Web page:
Rustom: India’s own UCAV is under development with the Defence Research and Development Organisation (DRDO) for all the three services. The Rustom family include Rustom 1, Rustom H and Rustom 2. The Rustom 2 (MALE), it was reported in October that after the initial setbacks, the DRDO had flight tested the Rustom 2. It had achieved eight hours of flying at an altitude of 16,000 feet at Chitradurga, Karnataka. The prototype of this drone is expected to fly at a height of 26,000 feet and achieve 18 hours of flight. The latest reports claim that Rustom 2 will enter ‘full-fledged’ trials in the first half of 2021. This UAV can carry synthetic aperture radar, electronic intelligence systems and situational awareness systems.
Bharat Drones: In July, when the tensions between India and China refused to subside, DRDO provided the Indian Army with Bharat drones so they could help the army take on surveillance along the Line of Actual Control (LAC). These drones were small in size and equipped with Artificial Intelligence that helped them distinguish between friends and foes. While working in harsh and cold weather conditions, the drones were able to provide real-time video transmission.
Needless to say, India now has a growing appetite for UAVs. A few years ago, it was also reported that India was the fastest growing market when it comes to the UAVs. In 2016, India had finalised that in the coming 10 years, it would induct 5000 drones in the three services for USD3 billion. The tenders, the government had said, would be restricted to domestic companies, which could then tie up with foreign firms if they found it fit. Even as this was a promising development, four years later, nothing seems to have changed. The development of DRDO’s Rustom is underway. The Nishant UAV programme did not see success and was scrapped. India also had plans of inducting an unspecified number of HALE UAVs for the army.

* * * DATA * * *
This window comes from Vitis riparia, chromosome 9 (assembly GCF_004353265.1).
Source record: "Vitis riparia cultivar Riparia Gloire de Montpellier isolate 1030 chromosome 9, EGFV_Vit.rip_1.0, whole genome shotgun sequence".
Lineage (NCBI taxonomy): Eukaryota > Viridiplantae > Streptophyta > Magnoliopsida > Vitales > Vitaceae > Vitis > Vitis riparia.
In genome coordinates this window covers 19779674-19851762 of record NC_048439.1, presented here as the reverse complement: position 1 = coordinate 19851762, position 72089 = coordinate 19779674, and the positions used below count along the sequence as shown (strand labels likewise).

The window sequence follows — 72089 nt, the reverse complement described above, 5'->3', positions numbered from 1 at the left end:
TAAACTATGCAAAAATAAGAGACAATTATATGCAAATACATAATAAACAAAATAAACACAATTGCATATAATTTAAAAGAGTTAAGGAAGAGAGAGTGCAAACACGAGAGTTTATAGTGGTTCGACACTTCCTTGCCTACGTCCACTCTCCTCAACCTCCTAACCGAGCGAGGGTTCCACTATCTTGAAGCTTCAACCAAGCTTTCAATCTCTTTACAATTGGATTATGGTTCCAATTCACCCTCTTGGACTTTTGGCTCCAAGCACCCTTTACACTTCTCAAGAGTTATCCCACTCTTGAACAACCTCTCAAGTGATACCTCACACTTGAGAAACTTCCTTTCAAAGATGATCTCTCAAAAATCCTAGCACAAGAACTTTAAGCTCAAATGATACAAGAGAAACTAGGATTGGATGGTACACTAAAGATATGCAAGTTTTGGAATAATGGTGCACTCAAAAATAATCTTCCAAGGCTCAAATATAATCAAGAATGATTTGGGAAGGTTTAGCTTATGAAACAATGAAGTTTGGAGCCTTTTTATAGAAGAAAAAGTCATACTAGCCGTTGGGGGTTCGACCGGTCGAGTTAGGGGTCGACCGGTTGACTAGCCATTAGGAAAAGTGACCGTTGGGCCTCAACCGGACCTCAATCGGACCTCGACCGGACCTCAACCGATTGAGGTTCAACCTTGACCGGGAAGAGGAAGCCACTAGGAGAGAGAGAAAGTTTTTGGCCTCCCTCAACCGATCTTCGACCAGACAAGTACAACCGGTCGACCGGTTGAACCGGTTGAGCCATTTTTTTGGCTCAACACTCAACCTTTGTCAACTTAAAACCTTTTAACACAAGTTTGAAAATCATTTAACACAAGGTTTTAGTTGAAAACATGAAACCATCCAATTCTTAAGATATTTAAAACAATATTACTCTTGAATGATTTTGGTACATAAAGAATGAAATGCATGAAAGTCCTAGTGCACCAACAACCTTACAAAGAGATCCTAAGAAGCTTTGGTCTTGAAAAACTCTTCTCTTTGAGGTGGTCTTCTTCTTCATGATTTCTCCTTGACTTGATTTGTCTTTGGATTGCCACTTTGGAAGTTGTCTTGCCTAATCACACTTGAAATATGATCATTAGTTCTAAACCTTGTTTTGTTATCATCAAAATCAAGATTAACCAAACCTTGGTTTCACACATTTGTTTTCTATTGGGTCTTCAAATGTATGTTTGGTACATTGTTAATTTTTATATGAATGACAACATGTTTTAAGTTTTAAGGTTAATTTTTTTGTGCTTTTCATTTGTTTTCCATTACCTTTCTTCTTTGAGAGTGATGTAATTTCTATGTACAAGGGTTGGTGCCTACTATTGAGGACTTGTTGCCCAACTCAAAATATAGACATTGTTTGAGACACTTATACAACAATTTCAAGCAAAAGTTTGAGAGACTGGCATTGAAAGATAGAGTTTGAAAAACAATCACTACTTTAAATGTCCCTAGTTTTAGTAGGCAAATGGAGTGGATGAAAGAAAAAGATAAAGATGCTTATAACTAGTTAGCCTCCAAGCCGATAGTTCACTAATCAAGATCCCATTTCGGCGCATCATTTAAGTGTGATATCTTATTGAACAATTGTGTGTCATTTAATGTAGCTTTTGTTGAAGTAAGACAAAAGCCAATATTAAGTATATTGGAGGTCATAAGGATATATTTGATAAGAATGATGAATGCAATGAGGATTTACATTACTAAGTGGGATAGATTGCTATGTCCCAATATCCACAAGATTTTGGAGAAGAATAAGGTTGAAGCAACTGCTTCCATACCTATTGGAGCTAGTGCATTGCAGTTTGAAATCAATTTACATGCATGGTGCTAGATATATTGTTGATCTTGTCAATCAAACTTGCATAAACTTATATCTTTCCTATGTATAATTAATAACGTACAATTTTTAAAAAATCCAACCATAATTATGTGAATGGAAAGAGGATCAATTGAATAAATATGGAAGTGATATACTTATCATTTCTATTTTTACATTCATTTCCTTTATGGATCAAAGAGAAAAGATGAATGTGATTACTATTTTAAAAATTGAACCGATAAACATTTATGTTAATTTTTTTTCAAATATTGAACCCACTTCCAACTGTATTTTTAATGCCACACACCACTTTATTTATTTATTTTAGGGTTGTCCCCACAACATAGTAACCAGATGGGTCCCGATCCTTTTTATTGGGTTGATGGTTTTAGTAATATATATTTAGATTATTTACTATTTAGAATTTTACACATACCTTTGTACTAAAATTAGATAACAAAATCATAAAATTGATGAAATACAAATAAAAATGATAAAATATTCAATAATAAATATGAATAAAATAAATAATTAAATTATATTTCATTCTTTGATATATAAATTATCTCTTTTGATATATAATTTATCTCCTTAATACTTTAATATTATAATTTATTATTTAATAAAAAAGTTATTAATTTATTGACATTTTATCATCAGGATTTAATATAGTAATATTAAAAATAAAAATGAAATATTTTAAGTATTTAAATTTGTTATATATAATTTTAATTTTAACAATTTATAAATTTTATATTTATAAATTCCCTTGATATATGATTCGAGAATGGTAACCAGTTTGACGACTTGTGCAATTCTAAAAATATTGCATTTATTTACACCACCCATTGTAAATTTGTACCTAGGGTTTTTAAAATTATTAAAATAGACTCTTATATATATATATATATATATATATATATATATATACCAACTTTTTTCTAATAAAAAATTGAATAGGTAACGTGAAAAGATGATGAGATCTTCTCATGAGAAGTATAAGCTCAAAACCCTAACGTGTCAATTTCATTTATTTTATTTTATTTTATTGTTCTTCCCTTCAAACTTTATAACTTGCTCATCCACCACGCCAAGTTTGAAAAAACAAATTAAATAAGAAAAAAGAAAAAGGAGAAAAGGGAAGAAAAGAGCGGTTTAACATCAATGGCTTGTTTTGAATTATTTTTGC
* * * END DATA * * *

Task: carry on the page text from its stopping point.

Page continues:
Even as India currently struggles to induct the much-needed UAVs into the forces, the DRDO’s project named Autonomous Unmanned Research Aircraft (AURA) for the UCAVs may prove helpful to the forces, few years down the line. It is important to build an ecosystem for the production of UAVs and UCAVs within the country, especially now, when we are already behind time as compared to the neighbours. Mushrooming of start-ups and MSMEs in the defence sector that are interested in building UAVs could be the answer to the slow pace that indigenous manufacturing generally takes. Only, a little hand-holding may be required by the Indian government.